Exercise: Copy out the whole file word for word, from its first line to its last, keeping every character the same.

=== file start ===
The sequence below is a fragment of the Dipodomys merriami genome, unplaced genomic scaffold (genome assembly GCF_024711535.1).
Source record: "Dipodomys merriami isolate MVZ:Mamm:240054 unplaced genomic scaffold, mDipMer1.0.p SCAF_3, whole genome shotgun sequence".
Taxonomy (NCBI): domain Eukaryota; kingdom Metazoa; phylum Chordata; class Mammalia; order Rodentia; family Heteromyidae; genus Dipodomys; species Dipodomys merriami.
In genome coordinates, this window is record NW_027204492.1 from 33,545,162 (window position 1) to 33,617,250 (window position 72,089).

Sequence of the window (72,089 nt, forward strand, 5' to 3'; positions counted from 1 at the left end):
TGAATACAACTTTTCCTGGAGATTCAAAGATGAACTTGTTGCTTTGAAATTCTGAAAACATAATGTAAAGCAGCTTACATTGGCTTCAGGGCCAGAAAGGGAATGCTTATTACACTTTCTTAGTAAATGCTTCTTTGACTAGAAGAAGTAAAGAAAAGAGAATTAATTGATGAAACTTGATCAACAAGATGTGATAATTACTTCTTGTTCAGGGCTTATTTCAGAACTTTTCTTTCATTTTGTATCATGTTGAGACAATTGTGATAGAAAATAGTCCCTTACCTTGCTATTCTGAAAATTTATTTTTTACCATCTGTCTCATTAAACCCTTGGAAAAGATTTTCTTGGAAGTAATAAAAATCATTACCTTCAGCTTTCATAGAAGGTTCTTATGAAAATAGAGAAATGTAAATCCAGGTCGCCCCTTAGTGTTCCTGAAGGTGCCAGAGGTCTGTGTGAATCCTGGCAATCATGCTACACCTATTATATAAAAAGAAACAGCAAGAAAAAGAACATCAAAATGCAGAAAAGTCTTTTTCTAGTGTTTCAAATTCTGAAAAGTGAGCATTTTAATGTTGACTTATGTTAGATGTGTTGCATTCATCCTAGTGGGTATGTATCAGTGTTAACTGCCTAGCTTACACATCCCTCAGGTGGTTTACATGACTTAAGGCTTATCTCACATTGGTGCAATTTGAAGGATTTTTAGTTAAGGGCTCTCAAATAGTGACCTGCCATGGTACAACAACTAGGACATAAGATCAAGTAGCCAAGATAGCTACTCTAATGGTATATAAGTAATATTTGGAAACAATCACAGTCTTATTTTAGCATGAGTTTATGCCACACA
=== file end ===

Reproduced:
The sequence below is a fragment of the Dipodomys merriami genome, unplaced genomic scaffold (genome assembly GCF_024711535.1).
Source record: "Dipodomys merriami isolate MVZ:Mamm:240054 unplaced genomic scaffold, mDipMer1.0.p SCAF_3, whole genome shotgun sequence".
Taxonomy (NCBI): domain Eukaryota; kingdom Metazoa; phylum Chordata; class Mammalia; order Rodentia; family Heteromyidae; genus Dipodomys; species Dipodomys merriami.
In genome coordinates, this window is record NW_027204492.1 from 33,545,162 (window position 1) to 33,617,250 (window position 72,089).

Sequence of the window (72,089 nt, forward strand, 5' to 3'; positions counted from 1 at the left end):
TGAATACAACTTTTCCTGGAGATTCAAAGATGAACTTGTTGCTTTGAAATTCTGAAAACATAATGTAAAGCAGCTTACATTGGCTTCAGGGCCAGAAAGGGAATGCTTATTACACTTTCTTAGTAAATGCTTCTTTGACTAGAAGAAGTAAAGAAAAGAGAATTAATTGATGAAACTTGATCAACAAGATGTGATAATTACTTCTTGTTCAGGGCTTATTTCAGAACTTTTCTTTCATTTTGTATCATGTTGAGACAATTGTGATAGAAAATAGTCCCTTACCTTGCTATTCTGAAAATTTATTTTTTACCATCTGTCTCATTAAACCCTTGGAAAAGATTTTCTTGGAAGTAATAAAAATCATTACCTTCAGCTTTCATAGAAGGTTCTTATGAAAATAGAGAAATGTAAATCCAGGTCGCCCCTTAGTGTTCCTGAAGGTGCCAGAGGTCTGTGTGAATCCTGGCAATCATGCTACACCTATTATATAAAAAGAAACAGCAAGAAAAAGAACATCAAAATGCAGAAAAGTCTTTTTCTAGTGTTTCAAATTCTGAAAAGTGAGCATTTTAATGTTGACTTATGTTAGATGTGTTGCATTCATCCTAGTGGGTATGTATCAGTGTTAACTGCCTAGCTTACACATCCCTCAGGTGGTTTACATGACTTAAGGCTTATCTCACATTGGTGCAATTTGAAGGATTTTTAGTTAAGGGCTCTCAAATAGTGACCTGCCATGGTACAACAACTAGGACATAAGATCAAGTAGCCAAGATAGCTACTCTAATGGTATATAAGTAATATTTGGAAACAATCACAGTCTTATTTTAGCATGAGTTTATGCCACACA